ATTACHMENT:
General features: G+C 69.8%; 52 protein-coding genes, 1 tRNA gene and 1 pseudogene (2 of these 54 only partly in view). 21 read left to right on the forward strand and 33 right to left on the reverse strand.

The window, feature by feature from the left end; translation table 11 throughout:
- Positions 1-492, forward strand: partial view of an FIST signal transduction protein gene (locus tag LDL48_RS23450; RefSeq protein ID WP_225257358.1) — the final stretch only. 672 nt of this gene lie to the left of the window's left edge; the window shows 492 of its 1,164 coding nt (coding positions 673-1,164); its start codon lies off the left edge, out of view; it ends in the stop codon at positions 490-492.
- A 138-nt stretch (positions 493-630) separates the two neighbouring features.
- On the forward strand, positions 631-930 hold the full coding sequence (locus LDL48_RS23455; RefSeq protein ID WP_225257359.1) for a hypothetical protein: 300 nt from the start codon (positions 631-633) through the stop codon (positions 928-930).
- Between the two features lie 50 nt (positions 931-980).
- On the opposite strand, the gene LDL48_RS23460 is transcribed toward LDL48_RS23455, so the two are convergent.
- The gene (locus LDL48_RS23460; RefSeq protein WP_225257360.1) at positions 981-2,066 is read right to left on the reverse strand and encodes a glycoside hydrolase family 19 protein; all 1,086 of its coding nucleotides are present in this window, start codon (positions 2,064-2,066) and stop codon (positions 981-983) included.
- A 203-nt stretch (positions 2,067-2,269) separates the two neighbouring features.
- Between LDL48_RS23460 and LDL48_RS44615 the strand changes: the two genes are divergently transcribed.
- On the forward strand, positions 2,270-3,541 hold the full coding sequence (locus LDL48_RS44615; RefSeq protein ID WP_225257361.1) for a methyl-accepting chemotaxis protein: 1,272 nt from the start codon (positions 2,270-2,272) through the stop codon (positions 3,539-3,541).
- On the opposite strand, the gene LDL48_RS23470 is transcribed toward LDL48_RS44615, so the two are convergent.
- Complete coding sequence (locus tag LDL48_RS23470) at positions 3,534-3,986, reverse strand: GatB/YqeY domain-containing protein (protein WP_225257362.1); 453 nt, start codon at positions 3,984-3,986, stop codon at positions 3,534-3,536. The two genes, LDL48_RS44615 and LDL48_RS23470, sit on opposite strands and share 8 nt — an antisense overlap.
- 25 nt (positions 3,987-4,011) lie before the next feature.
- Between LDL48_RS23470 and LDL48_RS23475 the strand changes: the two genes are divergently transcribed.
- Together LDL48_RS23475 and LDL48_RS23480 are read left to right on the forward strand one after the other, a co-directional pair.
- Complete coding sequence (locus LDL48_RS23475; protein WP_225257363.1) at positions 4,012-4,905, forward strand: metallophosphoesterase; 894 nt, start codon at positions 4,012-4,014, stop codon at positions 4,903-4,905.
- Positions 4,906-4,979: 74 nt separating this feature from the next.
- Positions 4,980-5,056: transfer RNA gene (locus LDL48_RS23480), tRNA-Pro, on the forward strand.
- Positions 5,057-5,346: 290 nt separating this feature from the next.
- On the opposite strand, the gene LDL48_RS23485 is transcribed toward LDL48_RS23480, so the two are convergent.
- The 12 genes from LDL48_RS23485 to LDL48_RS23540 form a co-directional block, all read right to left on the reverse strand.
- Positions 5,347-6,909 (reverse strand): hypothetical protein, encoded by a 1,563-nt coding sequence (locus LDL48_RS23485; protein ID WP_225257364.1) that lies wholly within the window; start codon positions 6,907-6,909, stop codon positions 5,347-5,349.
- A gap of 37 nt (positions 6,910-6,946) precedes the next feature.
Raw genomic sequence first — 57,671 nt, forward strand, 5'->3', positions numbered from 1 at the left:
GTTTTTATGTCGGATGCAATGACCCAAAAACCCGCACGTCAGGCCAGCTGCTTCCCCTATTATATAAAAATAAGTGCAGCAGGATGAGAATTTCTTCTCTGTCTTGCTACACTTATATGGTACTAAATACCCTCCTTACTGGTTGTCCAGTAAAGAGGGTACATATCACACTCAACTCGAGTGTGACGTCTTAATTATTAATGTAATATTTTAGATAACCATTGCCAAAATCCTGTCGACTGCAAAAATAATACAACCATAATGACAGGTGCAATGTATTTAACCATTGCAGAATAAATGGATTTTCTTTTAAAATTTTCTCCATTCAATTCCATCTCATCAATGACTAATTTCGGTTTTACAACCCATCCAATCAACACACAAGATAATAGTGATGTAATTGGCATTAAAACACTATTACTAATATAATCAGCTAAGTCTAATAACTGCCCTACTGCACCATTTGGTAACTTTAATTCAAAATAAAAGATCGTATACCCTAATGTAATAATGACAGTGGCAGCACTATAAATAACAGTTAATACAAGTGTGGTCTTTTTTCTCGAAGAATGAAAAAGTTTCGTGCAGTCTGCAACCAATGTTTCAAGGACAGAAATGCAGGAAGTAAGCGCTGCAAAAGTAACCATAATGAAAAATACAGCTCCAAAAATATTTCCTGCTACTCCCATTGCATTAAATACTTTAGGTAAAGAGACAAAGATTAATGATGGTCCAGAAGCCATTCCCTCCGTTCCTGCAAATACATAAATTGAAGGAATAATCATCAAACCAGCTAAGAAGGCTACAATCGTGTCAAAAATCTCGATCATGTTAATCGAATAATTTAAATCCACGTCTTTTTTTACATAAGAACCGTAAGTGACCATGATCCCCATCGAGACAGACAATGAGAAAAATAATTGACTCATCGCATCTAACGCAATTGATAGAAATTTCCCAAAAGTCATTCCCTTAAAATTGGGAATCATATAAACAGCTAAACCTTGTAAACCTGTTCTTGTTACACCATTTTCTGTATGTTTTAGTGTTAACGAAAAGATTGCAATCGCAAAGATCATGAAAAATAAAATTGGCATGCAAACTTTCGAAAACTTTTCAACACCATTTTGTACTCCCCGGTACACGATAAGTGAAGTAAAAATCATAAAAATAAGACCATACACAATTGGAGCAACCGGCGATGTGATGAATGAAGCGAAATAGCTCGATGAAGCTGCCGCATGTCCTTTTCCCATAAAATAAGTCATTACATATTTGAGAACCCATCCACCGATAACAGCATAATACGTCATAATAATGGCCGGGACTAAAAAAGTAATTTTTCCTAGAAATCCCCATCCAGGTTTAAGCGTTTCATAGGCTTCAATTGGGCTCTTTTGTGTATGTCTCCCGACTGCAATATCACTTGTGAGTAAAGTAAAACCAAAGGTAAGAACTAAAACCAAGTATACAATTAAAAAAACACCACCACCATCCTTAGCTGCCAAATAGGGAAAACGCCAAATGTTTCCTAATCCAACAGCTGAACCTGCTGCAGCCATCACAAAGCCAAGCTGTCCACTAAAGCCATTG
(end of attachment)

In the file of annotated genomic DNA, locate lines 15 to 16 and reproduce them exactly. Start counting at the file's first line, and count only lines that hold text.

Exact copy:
- Between LDL48_RS23470 and LDL48_RS23475 the strand changes: the two genes are divergently transcribed.
- Together LDL48_RS23475 and LDL48_RS23480 are read left to right on the forward strand one after the other, a co-directional pair.